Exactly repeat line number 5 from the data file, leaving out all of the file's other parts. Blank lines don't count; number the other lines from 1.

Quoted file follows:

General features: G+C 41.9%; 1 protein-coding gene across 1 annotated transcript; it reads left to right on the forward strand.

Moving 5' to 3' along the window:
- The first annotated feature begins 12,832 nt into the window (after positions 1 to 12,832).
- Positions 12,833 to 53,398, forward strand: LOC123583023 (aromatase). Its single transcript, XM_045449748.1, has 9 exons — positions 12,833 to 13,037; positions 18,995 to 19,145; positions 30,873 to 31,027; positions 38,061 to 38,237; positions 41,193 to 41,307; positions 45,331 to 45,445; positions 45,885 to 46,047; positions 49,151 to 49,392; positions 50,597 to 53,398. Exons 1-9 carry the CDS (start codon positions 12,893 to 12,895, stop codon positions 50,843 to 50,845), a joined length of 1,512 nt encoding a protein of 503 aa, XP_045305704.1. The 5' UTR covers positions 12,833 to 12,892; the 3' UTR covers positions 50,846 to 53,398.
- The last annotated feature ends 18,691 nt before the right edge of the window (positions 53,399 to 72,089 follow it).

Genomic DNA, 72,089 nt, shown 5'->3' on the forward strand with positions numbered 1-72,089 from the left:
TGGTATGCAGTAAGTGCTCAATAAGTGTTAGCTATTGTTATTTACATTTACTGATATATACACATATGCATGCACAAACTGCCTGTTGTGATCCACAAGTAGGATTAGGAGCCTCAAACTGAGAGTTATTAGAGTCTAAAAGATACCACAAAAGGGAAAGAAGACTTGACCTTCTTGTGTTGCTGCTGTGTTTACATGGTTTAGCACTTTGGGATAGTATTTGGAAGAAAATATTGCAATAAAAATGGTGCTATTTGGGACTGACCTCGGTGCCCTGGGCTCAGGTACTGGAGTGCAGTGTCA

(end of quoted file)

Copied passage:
- The last annotated feature ends 18,691 nt before the right edge of the window (positions 53,399 to 72,089 follow it).